Silverlight: Embedding on a Page


Microsoft provides JavaScript helper files that make embedding Silverlight applications on a web page easy. These helper files provide a consistent method for passing in parameters and take care of cross-browser differences in addition to providing users a seamless install experience if they don't have Silverlight installed. These files require JavaScript to be enabled. For a non-JavaScript method, see Embedding using the <object> tag.

It is important to provide users who don't have Silverlight installed the best possible user experience. This includes providing the user with a preview of the content they will get in return for taking the time to install, keeping them within your page and automatically showing the Silverlight enabled content once the installation has completed. Unfortunately, currently all other browsers except Internet Explorer on Windows will require the user to restart their browser after installation. More details can be found in the Silverlight Installation Experience Guide provided by Microsoft.

An easy way to test the experience users without Silverlight will get is to use Internet Explorer 7's add-on manager to temporarily disable the Silverlight "Microsoft Silverlight" or "AgControl Class" add-on.

Using the Helper Files

Silverlight.js & CreateSilverlight.js

The two helper files Microsoft provides are Silverlight.js and CreateSilverlight.js. The former is the main file you will need, while the latter is an optional encapsulation of the settings that will be passed when the plug-in and application are created. These files, including their localized versions, can be found in the Silverlight SDK Tools folder.

Silverlight.js is minified (8kB) and contains the code required to embed the Silverlight plug-in. CreateSilverlight.js on the other hand only contains a call-thru to Silverlight.js with a set of parameters.

To embed a Silverlight application on a web page, you will need the following on your page:

  1. A <script> tag that references the Silverlight.js file.
  2. An HTML block element, usually a <div> tag, that will contain the Silverlight plug-in and thus the application.
  3. A <script> tag that contains code (usually createObjectEx();) to render the plug-in.
  4. (Optional) A <script> tag that references the CreateSilverlight.js file.

Since the CreateSilverlight.js file essentially only contains one function, you may want to avoid using this file to minimize unnecessary network calls. Instead, consider including the code directly within your page or, even better, within another external JavaScript file, such as the file where you have your application code. See Rule 8 - Make JavaScript and CSS External and the YDN Performance blog for additional tips.

The Silverlight Class

The Silverlight.js file creates a class named Silverlight that provides methods and properties to create the application on the page and also to help get information about the environment, such as whether Silverlight is installed and which browser is running.

The following table lists public properties and methods of the Silverlight class.

Name Description
available A property that returns a Boolean value indicating whether any version Silverlight has been installed.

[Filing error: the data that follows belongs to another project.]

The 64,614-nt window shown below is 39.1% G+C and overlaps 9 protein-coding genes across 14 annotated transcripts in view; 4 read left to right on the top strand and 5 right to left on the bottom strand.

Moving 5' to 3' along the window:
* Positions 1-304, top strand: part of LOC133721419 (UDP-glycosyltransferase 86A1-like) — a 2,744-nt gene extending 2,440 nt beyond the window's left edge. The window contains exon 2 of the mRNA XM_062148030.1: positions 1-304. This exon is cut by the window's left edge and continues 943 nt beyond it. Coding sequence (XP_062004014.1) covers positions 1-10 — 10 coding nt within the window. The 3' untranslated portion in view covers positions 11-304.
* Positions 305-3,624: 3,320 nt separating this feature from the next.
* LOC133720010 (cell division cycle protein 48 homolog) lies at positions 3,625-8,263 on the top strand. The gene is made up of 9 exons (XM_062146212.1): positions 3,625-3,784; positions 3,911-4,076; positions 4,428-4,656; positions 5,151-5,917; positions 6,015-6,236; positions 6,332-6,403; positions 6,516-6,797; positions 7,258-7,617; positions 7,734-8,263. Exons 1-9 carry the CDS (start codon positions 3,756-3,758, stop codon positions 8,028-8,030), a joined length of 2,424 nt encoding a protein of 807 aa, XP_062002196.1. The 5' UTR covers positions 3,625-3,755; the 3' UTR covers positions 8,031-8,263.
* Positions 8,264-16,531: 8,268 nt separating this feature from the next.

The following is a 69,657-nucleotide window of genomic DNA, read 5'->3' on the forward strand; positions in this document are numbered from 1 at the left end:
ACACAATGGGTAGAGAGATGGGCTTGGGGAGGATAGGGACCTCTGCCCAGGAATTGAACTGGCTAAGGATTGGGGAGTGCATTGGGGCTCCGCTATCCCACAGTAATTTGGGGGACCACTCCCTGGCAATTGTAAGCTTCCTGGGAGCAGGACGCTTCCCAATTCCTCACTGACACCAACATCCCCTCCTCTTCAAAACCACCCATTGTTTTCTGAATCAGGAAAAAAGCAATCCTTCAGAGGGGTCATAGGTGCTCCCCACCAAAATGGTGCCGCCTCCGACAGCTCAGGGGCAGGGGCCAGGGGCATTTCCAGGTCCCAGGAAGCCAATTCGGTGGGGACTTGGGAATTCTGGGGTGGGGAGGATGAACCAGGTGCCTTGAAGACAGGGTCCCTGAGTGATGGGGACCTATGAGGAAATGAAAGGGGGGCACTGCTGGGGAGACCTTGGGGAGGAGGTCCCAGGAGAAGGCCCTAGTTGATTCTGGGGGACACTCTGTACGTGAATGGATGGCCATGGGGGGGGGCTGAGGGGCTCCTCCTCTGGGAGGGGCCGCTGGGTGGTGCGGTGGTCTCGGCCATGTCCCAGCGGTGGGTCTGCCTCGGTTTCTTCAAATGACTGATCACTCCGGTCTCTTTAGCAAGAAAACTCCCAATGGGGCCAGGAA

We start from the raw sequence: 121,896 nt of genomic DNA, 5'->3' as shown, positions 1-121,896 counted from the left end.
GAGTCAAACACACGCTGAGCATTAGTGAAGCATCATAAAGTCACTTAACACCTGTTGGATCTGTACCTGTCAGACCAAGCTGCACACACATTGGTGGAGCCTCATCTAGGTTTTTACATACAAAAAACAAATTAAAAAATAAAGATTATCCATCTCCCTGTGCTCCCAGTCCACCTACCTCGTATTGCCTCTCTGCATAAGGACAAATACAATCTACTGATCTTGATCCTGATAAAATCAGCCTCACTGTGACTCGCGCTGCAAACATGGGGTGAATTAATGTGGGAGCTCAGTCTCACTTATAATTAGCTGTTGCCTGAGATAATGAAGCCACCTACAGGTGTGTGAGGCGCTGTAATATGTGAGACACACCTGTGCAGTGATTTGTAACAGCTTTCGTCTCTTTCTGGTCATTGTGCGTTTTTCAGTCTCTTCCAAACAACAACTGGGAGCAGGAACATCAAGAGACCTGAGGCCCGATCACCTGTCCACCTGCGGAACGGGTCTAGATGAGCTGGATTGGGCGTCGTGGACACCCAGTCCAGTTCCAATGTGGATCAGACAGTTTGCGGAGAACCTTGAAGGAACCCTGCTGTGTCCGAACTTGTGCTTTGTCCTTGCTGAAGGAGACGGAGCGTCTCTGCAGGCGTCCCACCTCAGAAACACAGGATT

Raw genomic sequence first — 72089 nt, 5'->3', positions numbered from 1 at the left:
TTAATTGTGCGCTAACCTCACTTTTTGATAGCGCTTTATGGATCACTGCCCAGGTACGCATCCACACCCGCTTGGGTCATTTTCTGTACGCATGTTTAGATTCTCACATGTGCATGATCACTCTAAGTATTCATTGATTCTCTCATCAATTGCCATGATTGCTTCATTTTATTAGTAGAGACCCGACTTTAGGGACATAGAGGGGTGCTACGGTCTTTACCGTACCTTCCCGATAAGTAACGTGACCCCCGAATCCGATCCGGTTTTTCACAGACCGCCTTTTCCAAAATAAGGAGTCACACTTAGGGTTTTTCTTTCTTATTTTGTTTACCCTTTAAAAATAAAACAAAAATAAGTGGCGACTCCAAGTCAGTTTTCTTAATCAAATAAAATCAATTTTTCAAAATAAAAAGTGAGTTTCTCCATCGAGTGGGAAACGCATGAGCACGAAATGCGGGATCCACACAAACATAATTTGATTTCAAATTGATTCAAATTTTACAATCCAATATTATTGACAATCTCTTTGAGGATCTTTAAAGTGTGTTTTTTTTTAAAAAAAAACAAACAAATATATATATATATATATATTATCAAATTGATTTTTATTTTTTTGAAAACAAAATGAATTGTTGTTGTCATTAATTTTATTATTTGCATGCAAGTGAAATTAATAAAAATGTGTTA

createObject(...) Creates a Silverlight application with the given list of parameters.
createObjectEx(parametersObject) Creates a Silverlight application with parameters given in a JSON dictionary.
isInstalled(versionString) A method that returns a Boolean value indicating whether the specified version of Silverlight has been installed.
supportedUserAgent() A method that returns a Boolean value indicating whether the current operating system and browser combination is supported.
ua.Browser A property that gets a string representing the running browser. Values returned include Firefox, MSIE, and Safari.
ua.OS A property that gets a string representing the running operating system. Values returned include Unsupported, MacIntel, MacPPC, and Windows.

The createObject() & createObjectEx() Methods

The createObject and createObjectEx are the methods used to create the Silverlight application on a page. The difference between the two methods is that createObject takes parameters as method arguments in a predefined order and createObjectEx takes a single JSON object with named key-value pairs. Thus createObjectEx is less prone to typing errors and also provides a cleaner way to use built-in default values.

The following table lists the required parameters.

Name Description
source The source XAML file or ID of an inline XAML script block prefixed with #.
parentElement The HTML block element that will contain the application.
id The HTML element ID for the newly created application.
properties A JSON object containing initialization properties, such as width, height, and version.
events A JSON object containing global level event handlers onError and onLoad.

The detailed method signatures and full list of available parameters that can be set can be found in the Silverlight SDK documentation.

Detecting If Silverlight Is Installed

You can use the Silverlight.isInstalled(version) method to check if the required version of Silverlight is installed on the client. This will allow your site to provide additional information and sample content to users who haven't installed Silverlight yet or don't have the correct version.


The following example loads a Silverlight application from the myApplication.xaml file in the MyApplication folder. If Silverlight isn't installed, it will display a preview image and reattempt to display the application every three seconds until the installation has completed.

View Sample

Further Reading

Related information on the web is listed below.

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